I think in outlines. I suppose that’s because it's what I was trained to do. You see, when I was in law school, we would make elaborate outlines of the subjects we studied to prepare for exams. So over time, I developed a knack for breaking down topics into their component ideas and imposing a hierarchy on them. Nowadays, I still make outlines, but they are usually simple ones that I create while taking notes or brainstorming ideas. I discovered OutlineEdit from Robin Schnaidt recently, and it immediately stuck with me. The speed with which I can get ideas out of my head, into an outline, and then move them around has made it a go-to tool when I’m working on my Mac.
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Hazel is one of the first utilities that I install when I get a new Mac. Judging from the Noodlesoft forums, there are many people who use Hazel far more heavily than I do, but it is no less important to my Mac setup. By automating what would otherwise be repetitive file management tasks, Hazel helps keep me focused on more important tasks. Today, Hazel 4 was released with new features and refinements that bring new power and convenience to an already exceptional app.
When I put together an article for MacStories on my Mac, Yoink by Eternal Storms Software is what brings order to the messy process of creating screenshots. You see, I like to use Spaces on my MacBook Pro to separate my writing environment from other apps I’m using to produce screenshots. But between Spaces, apps, and the Finder, things get cluttered fast. By being available wherever I am on my Mac, Yoink gives me an easily accessible spot to park images as I create them, so that when I’m finished, I can incorporate them into an article all at once, which saves me time.
I audibly gasped when I spotted Colordot on Product Hunt, but not because it is a revolutionary app that should be shouted about from the mountain tops. Rather, I had the reaction because I saw an app with a concept I had never seen before and a tool that was unique.
Developer Hailpixel describes Colordot as an app for "anyone who loves color" – which is justified by the fact that the app's only purpose is to fiddle around with color. Essentially, Colordot is a color selection tool for the rest of us; through some simple gestures, you'll create one or more colors, get its hex triplet, and assign it to a palette.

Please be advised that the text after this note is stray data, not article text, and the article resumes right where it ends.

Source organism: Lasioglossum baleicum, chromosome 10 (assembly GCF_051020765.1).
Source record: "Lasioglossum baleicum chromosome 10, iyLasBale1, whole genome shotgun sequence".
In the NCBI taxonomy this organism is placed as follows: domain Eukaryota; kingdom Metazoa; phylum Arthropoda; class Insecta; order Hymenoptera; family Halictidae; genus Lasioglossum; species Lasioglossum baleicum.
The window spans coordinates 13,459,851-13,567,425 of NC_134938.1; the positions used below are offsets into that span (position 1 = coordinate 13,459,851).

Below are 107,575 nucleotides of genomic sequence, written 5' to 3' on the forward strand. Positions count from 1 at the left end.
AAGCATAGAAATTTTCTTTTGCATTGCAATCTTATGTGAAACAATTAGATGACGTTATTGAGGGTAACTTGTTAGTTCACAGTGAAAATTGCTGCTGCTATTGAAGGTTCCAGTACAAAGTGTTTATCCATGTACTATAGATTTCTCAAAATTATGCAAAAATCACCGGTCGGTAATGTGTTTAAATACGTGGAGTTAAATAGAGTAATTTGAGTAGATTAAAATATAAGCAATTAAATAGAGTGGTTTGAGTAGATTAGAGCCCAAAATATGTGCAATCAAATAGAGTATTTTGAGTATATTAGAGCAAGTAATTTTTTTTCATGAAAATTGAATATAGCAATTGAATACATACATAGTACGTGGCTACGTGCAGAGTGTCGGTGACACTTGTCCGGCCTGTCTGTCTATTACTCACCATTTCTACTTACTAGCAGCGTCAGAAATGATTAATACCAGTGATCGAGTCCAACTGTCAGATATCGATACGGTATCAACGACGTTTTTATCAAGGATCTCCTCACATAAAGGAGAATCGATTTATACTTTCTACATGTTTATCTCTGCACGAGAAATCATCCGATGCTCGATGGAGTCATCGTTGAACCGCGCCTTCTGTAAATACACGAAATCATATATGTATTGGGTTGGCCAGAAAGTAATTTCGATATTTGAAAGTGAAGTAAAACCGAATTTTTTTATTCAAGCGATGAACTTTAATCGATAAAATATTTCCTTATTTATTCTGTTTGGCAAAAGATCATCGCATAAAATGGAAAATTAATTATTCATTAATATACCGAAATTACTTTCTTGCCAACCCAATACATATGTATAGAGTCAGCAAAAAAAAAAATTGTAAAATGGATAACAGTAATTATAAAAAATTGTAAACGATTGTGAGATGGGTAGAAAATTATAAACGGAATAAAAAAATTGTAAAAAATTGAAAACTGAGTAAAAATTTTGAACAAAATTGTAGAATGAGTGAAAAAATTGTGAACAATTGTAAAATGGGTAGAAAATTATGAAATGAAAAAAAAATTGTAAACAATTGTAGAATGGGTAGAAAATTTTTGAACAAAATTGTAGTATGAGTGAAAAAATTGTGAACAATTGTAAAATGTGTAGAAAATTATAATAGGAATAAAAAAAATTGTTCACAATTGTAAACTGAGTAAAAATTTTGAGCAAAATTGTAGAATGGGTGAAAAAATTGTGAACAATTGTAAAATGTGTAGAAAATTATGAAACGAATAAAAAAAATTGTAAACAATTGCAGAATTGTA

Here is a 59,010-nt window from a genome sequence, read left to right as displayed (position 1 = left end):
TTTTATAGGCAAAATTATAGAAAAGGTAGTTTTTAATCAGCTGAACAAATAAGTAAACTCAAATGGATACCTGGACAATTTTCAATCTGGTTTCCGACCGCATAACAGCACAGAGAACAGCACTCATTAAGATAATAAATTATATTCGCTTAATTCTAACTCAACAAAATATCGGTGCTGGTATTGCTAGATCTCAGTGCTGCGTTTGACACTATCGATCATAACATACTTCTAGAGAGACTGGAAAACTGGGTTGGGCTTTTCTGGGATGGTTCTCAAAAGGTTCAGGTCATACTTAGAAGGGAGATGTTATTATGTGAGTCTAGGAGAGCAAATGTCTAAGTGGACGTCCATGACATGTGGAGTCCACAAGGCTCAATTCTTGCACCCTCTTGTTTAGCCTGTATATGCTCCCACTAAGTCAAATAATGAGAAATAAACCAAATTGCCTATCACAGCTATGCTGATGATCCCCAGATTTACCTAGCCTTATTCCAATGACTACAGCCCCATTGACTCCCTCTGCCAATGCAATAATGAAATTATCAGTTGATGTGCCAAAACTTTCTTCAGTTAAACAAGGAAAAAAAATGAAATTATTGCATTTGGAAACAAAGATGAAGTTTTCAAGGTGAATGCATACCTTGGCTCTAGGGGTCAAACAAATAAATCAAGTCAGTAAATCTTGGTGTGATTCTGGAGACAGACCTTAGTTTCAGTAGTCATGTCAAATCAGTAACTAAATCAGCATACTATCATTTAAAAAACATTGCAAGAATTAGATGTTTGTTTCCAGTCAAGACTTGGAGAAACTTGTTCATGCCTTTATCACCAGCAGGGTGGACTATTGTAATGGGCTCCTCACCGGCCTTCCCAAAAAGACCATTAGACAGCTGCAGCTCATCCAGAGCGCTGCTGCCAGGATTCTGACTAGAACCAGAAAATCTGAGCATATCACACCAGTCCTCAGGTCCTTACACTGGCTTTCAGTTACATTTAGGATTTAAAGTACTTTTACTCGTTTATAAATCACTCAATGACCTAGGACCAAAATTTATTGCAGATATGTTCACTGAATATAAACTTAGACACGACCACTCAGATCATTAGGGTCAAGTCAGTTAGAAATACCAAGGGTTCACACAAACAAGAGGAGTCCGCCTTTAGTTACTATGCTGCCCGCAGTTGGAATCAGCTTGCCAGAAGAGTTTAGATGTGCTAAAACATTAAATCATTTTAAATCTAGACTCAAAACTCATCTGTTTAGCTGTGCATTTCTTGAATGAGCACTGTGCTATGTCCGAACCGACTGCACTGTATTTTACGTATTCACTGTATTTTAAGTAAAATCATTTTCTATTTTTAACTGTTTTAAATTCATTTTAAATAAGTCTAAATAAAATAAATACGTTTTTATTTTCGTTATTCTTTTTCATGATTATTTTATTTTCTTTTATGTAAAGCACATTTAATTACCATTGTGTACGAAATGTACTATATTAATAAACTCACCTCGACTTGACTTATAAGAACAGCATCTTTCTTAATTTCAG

Emoji can be hard to find from the iOS system keyboard. Although they have official names, emoji aren't accessible by those names from Apple's keyboard. Instead, if an emoji isn't in your frequently used, you are left with the task of remembering or guessing which category it falls into to find it. The trouble is, the groupings aren't that intuitive. Here's a test: Which category is sunglasses in? Objects or People?1Emojinn is a useful little utility that makes it easier to find the emoji you want without memorizing where they are.
Gifstory makes capturing your own GIFs easy by imposing constraints. One of the difficulties with GIFs is that there are lots of variables that impact how big they are and how good they look. I like GIF Brewery on the Mac, but it is easy to get caught up in tweaking those variables endlessly, trying to get a GIF that looks perfect. Gifstory, which is iPhone-only, eliminates the fiddling by imposing limits that work. Point your camera at something, press and hold the capture button, and you can capture a 320 × 426 or 320 x 320 GIF up to sixty frames long.
When Apple Music debuted last summer I switched to it from Spotify. I wasn’t on Spotify all that long, but I did have a few playlists I wanted to take with me, including a big one with all the songs I had favorited. At the time, I found a script that logged into both services, tried to match the songs, and replicate the playlists on Apple Music. It worked reasonably well, but not great. SongShift automates that process. In my tests, SongShift did a solid job matching songs between Spotify and Apple Music, but because it is an import utility and not a sync service, it is a little cumbersome to use as a way to keep up with playlists you follow on Spotify that are frequently updated.
There's not a lot of good that can be said of the Apple Watch app experience. Although the platform looked promising after the release of watchOS 2, Watch apps haven't caught on in the way Apple Watch wearers may have liked. While some have tried to attack the problem through unique games or productivity apps, the majority of the offerings have been slow to load and difficult to use.
But, for just a second, throw all of that out and consider Break this Safe – it's only for the Apple Watch, using the Digital Crown and haptic feedback for its gameplay. It offers a unique gameplay experience and, despite the Apple Watch's slow loading times, is engaging enough to keep you playing.
Screens for iOS is a great example of an iOS app that has been at the top of its category for years and stayed there by not standing still. Longtime readers of MacStories will know that Screens has been a favorite from the earliest days of the site when Federico declared that:
Screens by Edovia has become the best VNC app I've ever run on my iPhone and iPad.
That’s as true today as it was in 2010, but with today’s release of Screens 4, connecting remotely to Macs, Windows PCs, and Linux PCs from an iOS device has never been more convenient and fast.